February 22, 2012
By: Paul Bray
Source: Times Union
Albany Mayor Erastus Corning 2nd failed in the 1930s when, as a state senator, he advocated regionalism for the Hudson River Valley. Gov. Nelson Rockefeller failed with regionalism in the Hudson River Valley when he created the Hudson River Valley Commission in the 1960s. The Rockefeller Institute tried and failed to establish a regional plan for the Capital Region in the 1990s.
Regionalism in a state like New York rarely happens. Home rule means that every city, town and village has almost exclusive zoning and planning authority, key to economic development, and few municipalities are willing to share.
Gov. Andrew Cuomo approach has been to dangle $200 million for four regions to compete for $40 million dollars each, and an additional $800 million for individual project applications before regional councils of local figures in business, higher education and organizations. Even with that money, The New York Times said it still "could prove more difficult than his earlier successes with legalizing same-sex marriage and passing a tough state budget."
Cuomo succeeded with a "regionalism lite," using smoke, mirrors, and hoopla. The smoke-and-mirrors included the fact that the $800 million was from existing funding programs, like the Environmental Protection Fund, being grafted onto a new vehicle for their allocation. The governor talked a lot about "bottom-up" planning, but state staff reviewed and decided the allocation of most of the funds.
The hoopla was Maria Bartiromo, a CNBC anchor, announcing the winners in Albany.
The regional planning councils produced proposals to fund a mix of projects, including projects not funded, like the Albany convention center and a $25 million computer request from Rensselaer Polytechnic Institute.
In contrast, the real economic development going on in New York is the $4.4 billion investment, announced in a governor's press release on Sept. 27, by an international tech group led by IBM and Intel for the development of the next generation in computer chip technology. In includes $400 million in state funds for the Albany College of Nanoscale Science and Engineering.
Alain Kaloyeros, chief executive of Albany Nano, and Assembly Speaker Sheldon Silver were in the vanguard of the effort to lure the multibillion dollar, public-private computer chip development.
Since New York lost the competition in the late 1980s with Austin, Texas, to get Sematech, a consortium of computer manufacturers, Kaloyeros has been organizing strategic moves that brought Sematech from Austin to Albany Nano College. The nano college did not exist before him. His genius has made the University at Albany into a force that links high tech centers of excellence throughout the state. It also links research for the next generation computer chip among Albany, East Fishkill, Yorktown Heights, Utica and Canandaigua.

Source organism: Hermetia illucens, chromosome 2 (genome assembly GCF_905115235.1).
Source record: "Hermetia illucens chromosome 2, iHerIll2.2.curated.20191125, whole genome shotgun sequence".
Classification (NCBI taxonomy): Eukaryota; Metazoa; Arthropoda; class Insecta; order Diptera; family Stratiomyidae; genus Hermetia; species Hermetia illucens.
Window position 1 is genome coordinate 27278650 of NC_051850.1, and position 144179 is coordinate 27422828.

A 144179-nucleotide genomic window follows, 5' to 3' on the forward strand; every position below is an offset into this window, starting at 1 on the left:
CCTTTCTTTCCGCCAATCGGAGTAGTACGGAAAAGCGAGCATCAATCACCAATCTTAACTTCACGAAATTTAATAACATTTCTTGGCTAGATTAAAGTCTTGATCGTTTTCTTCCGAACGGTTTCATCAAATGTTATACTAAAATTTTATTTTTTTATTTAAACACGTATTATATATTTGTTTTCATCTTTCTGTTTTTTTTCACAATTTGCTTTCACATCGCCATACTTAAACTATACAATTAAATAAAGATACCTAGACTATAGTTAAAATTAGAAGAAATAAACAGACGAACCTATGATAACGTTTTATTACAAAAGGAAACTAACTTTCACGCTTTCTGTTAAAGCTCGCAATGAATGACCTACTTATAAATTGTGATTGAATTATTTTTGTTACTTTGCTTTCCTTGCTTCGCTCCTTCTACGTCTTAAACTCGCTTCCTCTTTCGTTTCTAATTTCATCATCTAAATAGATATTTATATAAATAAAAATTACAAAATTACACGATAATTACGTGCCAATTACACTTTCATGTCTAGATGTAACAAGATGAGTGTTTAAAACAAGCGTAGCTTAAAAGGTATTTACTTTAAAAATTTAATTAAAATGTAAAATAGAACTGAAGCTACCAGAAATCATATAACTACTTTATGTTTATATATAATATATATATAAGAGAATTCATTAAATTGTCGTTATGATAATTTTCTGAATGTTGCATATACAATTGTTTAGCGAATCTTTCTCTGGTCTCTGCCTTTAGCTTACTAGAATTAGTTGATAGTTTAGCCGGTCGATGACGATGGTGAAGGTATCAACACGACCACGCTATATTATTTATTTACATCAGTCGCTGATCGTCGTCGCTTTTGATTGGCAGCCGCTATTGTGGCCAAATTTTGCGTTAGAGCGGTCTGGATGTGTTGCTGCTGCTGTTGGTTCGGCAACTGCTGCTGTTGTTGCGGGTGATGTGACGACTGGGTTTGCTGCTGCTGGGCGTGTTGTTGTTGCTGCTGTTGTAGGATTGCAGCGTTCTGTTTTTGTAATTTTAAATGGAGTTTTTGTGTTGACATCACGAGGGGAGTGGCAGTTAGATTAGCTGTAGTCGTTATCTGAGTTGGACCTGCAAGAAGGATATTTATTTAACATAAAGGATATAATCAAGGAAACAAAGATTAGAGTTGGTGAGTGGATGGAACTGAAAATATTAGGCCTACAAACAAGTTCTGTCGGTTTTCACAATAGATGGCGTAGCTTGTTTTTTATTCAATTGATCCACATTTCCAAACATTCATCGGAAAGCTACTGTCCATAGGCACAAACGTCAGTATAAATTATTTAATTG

While Cuomo brought regionalism into the sunlight, Kaloyeros found a way for New York to be a world-class competitor in computer chips and nano-tech.
Yet, let us not ignore that the overall architecture for regionalism and state planning for economic development, healthy communities, infrastructure, social equity and environmental quality is missing. The regional councils are fine as advisory bodies, but regionalism needs real regions (not the bureaucratic regions of the state economic development agency) and full-time planning professionals monitoring and comprehensively addressing regional issues.
The Capital Region has a regional planning commission, but with limited authority for anti-sprawl controls, regional fair share workforce housing programs and regional tax-based sharing.
State planning in New York was started by Gov. Alfred E. Smith in 1926 and reached its peak in the 1960s. New York had the best state planning entity in the nation.
It all died in the 1970s, however, and has not been revived. With its passing went the skilled planners who shaped the vision, analysis and guidance that once helped the Empire State be the greatest in the nation.
We need to have real regionalism and state planning back in New York to regain our excellence.